SYDNEY - A relative of Australian serial killer Ivan Milat, who murdered seven backpackers in the 1990s, was Friday jailed for at least 30 years for axing a teenage friend to death for a "thrill".
Matthew Milat, who pleaded guilty, was sentenced for killing the boy in the same forest in New South Wales state in which his great-uncle dumped the bodies of his young British, German and Australian victims.
The 19-year-old's accomplice, Cohen Klein, who also pleaded guilty to murdering David Auchterlonie on his 17th birthday, was jailed for at least 22 years.
"This was a thrill kill on the part of (Matthew) Milat," said New South Wales Supreme Court judge Jane Mathews of the murder, which was recorded on a mobile phone.
"He took the life of an innocent young man who was unfortunate enough to be his friend, in an unimaginable, cruel, brutal and violent manner solely for his own personal enjoyment."
The court heard Milat had said he was going to commit a murder, but his friends assumed he was joking.
Klein and another teenager, who has not been charged, drove with Milat and Auchterlonie into Belanglo forest in November 2010.
Milat at first swung a double bladed axe into the victim's torso and accused him of telling people about a theft he had committed.
Auchterlonie was then told to lie face down on the ground as the killer threatened him for 10 minutes, saying: "You move, I chop your head off."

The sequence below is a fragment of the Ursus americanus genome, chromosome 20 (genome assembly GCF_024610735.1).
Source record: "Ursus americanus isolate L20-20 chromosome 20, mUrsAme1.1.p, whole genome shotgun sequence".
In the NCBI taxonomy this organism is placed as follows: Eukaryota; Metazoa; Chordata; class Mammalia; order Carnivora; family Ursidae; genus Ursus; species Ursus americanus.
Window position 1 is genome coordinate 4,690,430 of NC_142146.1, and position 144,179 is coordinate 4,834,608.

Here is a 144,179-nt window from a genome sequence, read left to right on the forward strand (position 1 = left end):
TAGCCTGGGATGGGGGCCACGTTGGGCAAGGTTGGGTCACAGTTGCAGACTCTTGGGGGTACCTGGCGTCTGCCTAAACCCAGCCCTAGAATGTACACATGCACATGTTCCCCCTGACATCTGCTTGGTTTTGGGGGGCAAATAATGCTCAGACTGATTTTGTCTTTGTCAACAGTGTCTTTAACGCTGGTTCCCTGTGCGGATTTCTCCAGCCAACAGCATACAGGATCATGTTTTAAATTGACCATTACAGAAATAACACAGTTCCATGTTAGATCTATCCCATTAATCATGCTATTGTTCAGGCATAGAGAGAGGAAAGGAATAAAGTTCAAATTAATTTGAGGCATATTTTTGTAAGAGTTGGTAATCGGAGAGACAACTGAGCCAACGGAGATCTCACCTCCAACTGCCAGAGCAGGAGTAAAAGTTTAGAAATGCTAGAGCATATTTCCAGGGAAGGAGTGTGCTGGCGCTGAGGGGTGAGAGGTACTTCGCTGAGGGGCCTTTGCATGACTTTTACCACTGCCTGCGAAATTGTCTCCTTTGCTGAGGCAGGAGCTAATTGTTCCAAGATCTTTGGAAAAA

The phone provided chilling audio of the victim sobbing and begging "don't do this to me" and the sound of an axe hitting him.
Psychiatrists testified that poetry written by Milat after the murder, and sent to his mother, glorified the crime and conveyed a sense of enjoyment in the killing.
The judge said Milat gloated about the murder, saying: "That's what the Milats do". She added that in the poems "he almost appeared to be revelling in the events".
His great-uncle Ivan was sentenced to seven life sentences in 1996 over a string of backpacker murders that terrified Australia.
He remains in jail after being convicted following sensational evidence from Paul Onions, a British hitchhiker who escaped death in 1990 by jumping out of Milat's vehicle when he pulled a gun on him.
Onions reported the incident to police at the time and years later when he saw news reports of bodies found in Belanglo, contacted the Australian High Commission in London, eventually providing crucial evidence at the trial.
Auchterlonie's mother told reporters outside the court she was glad Matthew Milat got as long as he did.
"It will never ever be truly enough because David is gone, and (Milat) can be released in time and go and live some of his life," she said.
"But I'm just glad that he didn't get any less."
Grandmother, Sandra Auchterlonie, added of Milat: "He makes me sick. He is just so cold blooded, callous and heartless."